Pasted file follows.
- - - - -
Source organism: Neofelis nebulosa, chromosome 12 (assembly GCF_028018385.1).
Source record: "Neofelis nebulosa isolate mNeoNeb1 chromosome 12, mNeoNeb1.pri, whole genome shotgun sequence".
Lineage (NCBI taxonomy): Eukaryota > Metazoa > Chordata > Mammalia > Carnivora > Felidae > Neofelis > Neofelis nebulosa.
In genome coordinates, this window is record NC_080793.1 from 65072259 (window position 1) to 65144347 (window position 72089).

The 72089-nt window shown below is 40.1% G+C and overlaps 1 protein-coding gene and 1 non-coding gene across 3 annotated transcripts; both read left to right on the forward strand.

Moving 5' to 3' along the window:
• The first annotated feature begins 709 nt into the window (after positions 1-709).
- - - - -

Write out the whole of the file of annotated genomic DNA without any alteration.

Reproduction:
Source organism: Neofelis nebulosa, chromosome 12 (assembly GCF_028018385.1).
Source record: "Neofelis nebulosa isolate mNeoNeb1 chromosome 12, mNeoNeb1.pri, whole genome shotgun sequence".
Lineage (NCBI taxonomy): Eukaryota > Metazoa > Chordata > Mammalia > Carnivora > Felidae > Neofelis > Neofelis nebulosa.
In genome coordinates, this window is record NC_080793.1 from 65072259 (window position 1) to 65144347 (window position 72089).

The 72089-nt window shown below is 40.1% G+C and overlaps 1 protein-coding gene and 1 non-coding gene across 3 annotated transcripts; both read left to right on the forward strand.

Moving 5' to 3' along the window:
• The first annotated feature begins 709 nt into the window (after positions 1-709).